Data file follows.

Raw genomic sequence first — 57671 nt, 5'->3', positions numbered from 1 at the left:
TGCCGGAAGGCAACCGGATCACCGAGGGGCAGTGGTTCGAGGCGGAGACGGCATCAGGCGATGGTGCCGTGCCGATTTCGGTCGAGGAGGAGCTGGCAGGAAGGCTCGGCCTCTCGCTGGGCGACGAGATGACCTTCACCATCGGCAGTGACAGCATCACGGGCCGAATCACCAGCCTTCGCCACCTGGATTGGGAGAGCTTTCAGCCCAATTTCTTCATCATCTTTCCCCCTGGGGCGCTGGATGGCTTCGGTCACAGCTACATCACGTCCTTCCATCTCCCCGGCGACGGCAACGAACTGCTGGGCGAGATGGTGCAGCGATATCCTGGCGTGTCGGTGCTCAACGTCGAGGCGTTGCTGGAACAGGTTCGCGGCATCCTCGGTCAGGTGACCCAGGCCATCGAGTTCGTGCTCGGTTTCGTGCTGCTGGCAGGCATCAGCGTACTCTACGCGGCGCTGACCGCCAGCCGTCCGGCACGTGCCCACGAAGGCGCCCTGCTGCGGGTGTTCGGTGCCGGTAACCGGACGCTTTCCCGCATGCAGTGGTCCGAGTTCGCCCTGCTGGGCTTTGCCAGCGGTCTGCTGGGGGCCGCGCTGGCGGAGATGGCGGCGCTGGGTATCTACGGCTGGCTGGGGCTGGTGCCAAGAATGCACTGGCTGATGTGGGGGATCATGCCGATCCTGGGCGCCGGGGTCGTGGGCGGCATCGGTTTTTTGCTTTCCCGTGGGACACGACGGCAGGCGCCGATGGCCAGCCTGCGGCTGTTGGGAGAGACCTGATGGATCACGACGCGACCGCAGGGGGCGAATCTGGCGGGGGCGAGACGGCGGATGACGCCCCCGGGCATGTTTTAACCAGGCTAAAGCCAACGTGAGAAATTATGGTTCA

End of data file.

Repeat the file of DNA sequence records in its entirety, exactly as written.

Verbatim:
Raw genomic sequence first — 57671 nt, 5'->3', positions numbered from 1 at the left:
TGCCGGAAGGCAACCGGATCACCGAGGGGCAGTGGTTCGAGGCGGAGACGGCATCAGGCGATGGTGCCGTGCCGATTTCGGTCGAGGAGGAGCTGGCAGGAAGGCTCGGCCTCTCGCTGGGCGACGAGATGACCTTCACCATCGGCAGTGACAGCATCACGGGCCGAATCACCAGCCTTCGCCACCTGGATTGGGAGAGCTTTCAGCCCAATTTCTTCATCATCTTTCCCCCTGGGGCGCTGGATGGCTTCGGTCACAGCTACATCACGTCCTTCCATCTCCCCGGCGACGGCAACGAACTGCTGGGCGAGATGGTGCAGCGATATCCTGGCGTGTCGGTGCTCAACGTCGAGGCGTTGCTGGAACAGGTTCGCGGCATCCTCGGTCAGGTGACCCAGGCCATCGAGTTCGTGCTCGGTTTCGTGCTGCTGGCAGGCATCAGCGTACTCTACGCGGCGCTGACCGCCAGCCGTCCGGCACGTGCCCACGAAGGCGCCCTGCTGCGGGTGTTCGGTGCCGGTAACCGGACGCTTTCCCGCATGCAGTGGTCCGAGTTCGCCCTGCTGGGCTTTGCCAGCGGTCTGCTGGGGGCCGCGCTGGCGGAGATGGCGGCGCTGGGTATCTACGGCTGGCTGGGGCTGGTGCCAAGAATGCACTGGCTGATGTGGGGGATCATGCCGATCCTGGGCGCCGGGGTCGTGGGCGGCATCGGTTTTTTGCTTTCCCGTGGGACACGACGGCAGGCGCCGATGGCCAGCCTGCGGCTGTTGGGAGAGACCTGATGGATCACGACGCGACCGCAGGGGGCGAATCTGGCGGGGGCGAGACGGCGGATGACGCCCCCGGGCATGTTTTAACCAGGCTAAAGCCAACGTGAGAAATTATGGTTCA